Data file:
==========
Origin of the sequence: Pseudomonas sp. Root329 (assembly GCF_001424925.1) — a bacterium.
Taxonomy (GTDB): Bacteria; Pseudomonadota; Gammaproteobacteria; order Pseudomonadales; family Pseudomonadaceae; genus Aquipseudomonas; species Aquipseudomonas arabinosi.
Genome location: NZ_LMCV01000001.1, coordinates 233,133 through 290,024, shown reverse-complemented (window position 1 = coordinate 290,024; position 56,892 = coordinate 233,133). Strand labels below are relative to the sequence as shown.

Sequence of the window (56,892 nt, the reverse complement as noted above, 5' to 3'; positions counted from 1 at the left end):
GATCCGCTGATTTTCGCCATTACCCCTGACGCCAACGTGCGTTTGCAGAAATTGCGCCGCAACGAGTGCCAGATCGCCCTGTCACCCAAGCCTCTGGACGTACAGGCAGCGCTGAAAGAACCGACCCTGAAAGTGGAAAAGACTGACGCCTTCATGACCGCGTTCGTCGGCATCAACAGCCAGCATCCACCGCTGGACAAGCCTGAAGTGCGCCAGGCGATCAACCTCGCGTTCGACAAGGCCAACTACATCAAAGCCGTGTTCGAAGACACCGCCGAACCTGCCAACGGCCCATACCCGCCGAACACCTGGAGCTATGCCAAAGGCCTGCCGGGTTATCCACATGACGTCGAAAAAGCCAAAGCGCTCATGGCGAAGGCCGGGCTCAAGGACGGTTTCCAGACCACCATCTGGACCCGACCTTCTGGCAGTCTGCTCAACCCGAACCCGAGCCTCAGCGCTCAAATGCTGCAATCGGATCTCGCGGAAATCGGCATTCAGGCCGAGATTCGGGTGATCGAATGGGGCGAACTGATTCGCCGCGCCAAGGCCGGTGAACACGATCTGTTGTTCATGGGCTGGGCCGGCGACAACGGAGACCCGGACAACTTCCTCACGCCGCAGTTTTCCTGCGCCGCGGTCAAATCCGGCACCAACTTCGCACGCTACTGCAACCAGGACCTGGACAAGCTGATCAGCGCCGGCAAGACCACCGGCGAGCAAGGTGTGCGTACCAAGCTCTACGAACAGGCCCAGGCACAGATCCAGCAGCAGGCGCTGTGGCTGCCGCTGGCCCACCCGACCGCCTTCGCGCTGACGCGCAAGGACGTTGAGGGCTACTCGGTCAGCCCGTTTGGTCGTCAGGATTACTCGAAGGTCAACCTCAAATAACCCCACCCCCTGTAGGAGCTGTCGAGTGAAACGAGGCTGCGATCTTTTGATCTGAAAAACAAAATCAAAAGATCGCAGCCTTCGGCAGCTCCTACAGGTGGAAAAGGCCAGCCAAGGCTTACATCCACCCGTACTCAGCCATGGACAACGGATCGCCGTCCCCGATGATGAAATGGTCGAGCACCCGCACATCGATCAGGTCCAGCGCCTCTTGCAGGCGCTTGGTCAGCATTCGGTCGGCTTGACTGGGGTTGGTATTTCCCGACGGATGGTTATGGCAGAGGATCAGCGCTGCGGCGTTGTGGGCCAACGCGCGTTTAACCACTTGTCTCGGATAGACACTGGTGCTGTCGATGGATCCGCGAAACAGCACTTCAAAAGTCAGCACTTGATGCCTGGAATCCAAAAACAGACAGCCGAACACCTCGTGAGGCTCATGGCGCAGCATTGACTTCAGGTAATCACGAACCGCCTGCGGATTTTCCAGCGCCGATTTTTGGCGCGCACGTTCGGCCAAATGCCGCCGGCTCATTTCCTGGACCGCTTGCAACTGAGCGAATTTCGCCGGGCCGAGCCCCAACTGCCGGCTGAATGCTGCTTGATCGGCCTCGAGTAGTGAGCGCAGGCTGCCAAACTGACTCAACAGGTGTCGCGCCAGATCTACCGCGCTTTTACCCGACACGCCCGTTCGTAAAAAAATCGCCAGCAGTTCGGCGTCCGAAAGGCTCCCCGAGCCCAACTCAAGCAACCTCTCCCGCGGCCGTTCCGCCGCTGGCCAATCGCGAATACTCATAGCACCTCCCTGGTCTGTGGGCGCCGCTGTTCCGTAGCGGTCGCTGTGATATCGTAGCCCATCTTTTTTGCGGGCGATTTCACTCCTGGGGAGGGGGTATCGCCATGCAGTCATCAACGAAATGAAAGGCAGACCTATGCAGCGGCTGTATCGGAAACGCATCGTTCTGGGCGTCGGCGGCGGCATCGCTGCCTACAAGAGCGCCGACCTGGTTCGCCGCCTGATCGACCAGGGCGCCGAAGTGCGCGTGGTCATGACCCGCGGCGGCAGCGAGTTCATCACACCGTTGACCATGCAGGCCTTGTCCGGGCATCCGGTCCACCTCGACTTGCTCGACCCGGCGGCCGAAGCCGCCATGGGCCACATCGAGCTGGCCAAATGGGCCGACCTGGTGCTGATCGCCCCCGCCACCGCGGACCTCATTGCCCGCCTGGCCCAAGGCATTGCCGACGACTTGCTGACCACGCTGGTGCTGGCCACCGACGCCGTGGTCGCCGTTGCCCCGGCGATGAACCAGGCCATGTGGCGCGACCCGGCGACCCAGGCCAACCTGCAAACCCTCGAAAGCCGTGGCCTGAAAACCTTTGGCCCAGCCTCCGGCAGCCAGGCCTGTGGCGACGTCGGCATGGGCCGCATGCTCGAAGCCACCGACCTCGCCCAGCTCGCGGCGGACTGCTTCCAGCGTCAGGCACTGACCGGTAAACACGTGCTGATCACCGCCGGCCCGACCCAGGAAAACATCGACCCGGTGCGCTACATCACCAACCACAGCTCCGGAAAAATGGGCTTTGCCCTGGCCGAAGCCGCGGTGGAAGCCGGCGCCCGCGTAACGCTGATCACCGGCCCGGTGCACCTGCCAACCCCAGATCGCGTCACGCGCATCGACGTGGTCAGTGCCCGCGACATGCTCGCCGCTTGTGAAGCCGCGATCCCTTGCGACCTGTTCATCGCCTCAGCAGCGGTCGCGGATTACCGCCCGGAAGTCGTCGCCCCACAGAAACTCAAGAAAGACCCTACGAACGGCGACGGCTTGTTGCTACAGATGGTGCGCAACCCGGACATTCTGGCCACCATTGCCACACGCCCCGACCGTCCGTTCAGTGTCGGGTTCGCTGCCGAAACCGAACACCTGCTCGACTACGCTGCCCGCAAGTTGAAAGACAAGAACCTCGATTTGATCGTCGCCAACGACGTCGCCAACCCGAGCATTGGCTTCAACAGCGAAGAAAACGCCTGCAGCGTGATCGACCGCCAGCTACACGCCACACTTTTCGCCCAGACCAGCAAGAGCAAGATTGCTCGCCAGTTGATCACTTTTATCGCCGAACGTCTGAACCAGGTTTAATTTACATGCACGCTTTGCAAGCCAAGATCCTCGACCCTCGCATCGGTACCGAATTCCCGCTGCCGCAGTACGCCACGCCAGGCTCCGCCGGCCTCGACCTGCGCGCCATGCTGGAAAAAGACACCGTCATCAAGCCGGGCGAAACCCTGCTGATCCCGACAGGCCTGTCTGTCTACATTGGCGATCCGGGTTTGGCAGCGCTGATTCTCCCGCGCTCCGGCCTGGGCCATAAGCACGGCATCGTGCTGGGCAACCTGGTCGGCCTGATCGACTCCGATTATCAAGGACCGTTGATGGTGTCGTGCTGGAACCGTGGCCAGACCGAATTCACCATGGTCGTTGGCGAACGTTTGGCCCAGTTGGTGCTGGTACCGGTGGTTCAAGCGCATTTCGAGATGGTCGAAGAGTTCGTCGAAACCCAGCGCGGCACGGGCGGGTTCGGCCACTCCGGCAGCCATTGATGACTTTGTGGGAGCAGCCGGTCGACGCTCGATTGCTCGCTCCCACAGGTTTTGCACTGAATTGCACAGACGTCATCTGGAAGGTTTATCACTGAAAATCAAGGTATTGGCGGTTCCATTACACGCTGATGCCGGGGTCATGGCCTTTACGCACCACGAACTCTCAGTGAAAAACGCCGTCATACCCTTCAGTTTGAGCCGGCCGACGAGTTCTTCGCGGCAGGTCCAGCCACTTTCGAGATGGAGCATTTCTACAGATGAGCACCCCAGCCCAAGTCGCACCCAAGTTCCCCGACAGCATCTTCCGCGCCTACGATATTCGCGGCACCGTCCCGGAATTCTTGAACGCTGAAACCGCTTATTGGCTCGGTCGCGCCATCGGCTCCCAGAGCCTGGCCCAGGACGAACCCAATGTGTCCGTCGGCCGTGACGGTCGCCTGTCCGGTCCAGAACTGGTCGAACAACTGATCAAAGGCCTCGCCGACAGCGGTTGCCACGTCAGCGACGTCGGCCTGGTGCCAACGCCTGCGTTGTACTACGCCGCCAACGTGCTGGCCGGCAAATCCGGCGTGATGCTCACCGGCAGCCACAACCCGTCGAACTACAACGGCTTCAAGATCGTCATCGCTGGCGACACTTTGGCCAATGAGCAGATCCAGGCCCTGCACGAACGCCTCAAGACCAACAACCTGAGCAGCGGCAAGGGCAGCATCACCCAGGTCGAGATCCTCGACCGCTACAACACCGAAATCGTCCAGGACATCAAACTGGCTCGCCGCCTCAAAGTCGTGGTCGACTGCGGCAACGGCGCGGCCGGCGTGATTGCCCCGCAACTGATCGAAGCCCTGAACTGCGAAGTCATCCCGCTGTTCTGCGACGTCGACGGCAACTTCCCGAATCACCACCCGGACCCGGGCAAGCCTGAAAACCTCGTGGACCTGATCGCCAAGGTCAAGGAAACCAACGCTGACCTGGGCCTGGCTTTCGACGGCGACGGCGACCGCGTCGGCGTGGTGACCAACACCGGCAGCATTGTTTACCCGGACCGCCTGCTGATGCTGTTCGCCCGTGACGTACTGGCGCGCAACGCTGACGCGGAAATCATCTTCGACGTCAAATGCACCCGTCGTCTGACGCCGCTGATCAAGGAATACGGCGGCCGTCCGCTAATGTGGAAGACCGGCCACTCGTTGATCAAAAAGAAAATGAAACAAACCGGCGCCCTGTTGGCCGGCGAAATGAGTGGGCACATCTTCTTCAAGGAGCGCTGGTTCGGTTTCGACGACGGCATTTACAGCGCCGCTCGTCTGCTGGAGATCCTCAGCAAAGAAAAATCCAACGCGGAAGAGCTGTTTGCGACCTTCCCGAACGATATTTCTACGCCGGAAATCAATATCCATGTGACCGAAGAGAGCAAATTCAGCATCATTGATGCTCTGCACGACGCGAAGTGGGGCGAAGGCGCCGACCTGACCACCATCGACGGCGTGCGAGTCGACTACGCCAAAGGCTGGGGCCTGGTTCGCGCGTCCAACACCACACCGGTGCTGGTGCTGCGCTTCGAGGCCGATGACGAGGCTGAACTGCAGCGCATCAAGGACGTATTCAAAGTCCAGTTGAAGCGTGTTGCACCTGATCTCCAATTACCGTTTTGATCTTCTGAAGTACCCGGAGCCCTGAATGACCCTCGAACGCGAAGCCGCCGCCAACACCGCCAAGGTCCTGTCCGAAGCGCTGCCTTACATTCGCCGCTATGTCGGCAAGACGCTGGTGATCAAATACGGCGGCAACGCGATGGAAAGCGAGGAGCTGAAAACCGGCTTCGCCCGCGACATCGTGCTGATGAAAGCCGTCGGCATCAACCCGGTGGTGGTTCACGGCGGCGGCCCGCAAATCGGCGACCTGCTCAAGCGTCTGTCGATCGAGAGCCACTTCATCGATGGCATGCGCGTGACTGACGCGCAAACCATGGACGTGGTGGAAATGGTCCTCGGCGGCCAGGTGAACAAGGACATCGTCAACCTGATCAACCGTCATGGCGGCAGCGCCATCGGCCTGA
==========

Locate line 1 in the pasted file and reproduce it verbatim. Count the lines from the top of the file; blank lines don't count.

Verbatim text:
Origin of the sequence: Pseudomonas sp. Root329 (assembly GCF_001424925.1) — a bacterium.